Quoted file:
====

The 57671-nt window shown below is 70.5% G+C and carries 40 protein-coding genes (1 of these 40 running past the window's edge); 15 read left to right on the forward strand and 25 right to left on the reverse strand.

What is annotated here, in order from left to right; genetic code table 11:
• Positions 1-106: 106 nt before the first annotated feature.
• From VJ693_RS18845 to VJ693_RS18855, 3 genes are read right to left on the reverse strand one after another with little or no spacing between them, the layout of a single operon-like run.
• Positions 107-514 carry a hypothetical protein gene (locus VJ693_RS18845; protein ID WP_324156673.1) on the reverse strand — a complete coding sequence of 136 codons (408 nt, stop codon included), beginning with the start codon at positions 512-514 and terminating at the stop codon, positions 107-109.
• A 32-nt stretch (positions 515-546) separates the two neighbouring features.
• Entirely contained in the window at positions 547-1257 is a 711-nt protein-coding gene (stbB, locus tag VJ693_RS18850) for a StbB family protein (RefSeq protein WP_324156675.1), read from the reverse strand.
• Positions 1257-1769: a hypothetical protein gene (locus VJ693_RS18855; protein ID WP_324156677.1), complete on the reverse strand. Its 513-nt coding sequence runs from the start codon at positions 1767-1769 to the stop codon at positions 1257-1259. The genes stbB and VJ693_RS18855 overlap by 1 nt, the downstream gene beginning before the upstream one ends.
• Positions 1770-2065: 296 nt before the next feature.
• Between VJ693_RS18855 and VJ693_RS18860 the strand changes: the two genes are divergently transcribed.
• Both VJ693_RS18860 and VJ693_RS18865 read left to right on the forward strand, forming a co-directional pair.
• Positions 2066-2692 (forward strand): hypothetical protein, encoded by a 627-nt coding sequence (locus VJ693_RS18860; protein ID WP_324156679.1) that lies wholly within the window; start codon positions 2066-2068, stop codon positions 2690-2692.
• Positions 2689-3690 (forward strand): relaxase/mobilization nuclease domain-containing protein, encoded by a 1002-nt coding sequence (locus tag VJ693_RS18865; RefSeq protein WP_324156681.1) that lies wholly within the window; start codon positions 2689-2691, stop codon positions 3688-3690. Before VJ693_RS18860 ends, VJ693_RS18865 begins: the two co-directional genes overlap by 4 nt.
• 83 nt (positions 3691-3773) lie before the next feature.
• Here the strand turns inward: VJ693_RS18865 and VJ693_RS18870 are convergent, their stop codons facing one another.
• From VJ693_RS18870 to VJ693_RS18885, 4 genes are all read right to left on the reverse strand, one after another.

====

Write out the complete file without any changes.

The 57671-nt window shown below is 70.5% G+C and carries 40 protein-coding genes (1 of these 40 running past the window's edge); 15 read left to right on the forward strand and 25 right to left on the reverse strand.

What is annotated here, in order from left to right; genetic code table 11:
• Positions 1-106: 106 nt before the first annotated feature.
• From VJ693_RS18845 to VJ693_RS18855, 3 genes are read right to left on the reverse strand one after another with little or no spacing between them, the layout of a single operon-like run.
• Positions 107-514 carry a hypothetical protein gene (locus VJ693_RS18845; protein ID WP_324156673.1) on the reverse strand — a complete coding sequence of 136 codons (408 nt, stop codon included), beginning with the start codon at positions 512-514 and terminating at the stop codon, positions 107-109.
• A 32-nt stretch (positions 515-546) separates the two neighbouring features.
• Entirely contained in the window at positions 547-1257 is a 711-nt protein-coding gene (stbB, locus tag VJ693_RS18850) for a StbB family protein (RefSeq protein WP_324156675.1), read from the reverse strand.
• Positions 1257-1769: a hypothetical protein gene (locus VJ693_RS18855; protein ID WP_324156677.1), complete on the reverse strand. Its 513-nt coding sequence runs from the start codon at positions 1767-1769 to the stop codon at positions 1257-1259. The genes stbB and VJ693_RS18855 overlap by 1 nt, the downstream gene beginning before the upstream one ends.
• Positions 1770-2065: 296 nt before the next feature.
• Between VJ693_RS18855 and VJ693_RS18860 the strand changes: the two genes are divergently transcribed.
• Both VJ693_RS18860 and VJ693_RS18865 read left to right on the forward strand, forming a co-directional pair.
• Positions 2066-2692 (forward strand): hypothetical protein, encoded by a 627-nt coding sequence (locus VJ693_RS18860; protein ID WP_324156679.1) that lies wholly within the window; start codon positions 2066-2068, stop codon positions 2690-2692.
• Positions 2689-3690 (forward strand): relaxase/mobilization nuclease domain-containing protein, encoded by a 1002-nt coding sequence (locus tag VJ693_RS18865; RefSeq protein WP_324156681.1) that lies wholly within the window; start codon positions 2689-2691, stop codon positions 3688-3690. Before VJ693_RS18860 ends, VJ693_RS18865 begins: the two co-directional genes overlap by 4 nt.
• 83 nt (positions 3691-3773) lie before the next feature.
• Here the strand turns inward: VJ693_RS18865 and VJ693_RS18870 are convergent, their stop codons facing one another.
• From VJ693_RS18870 to VJ693_RS18885, 4 genes are all read right to left on the reverse strand, one after another.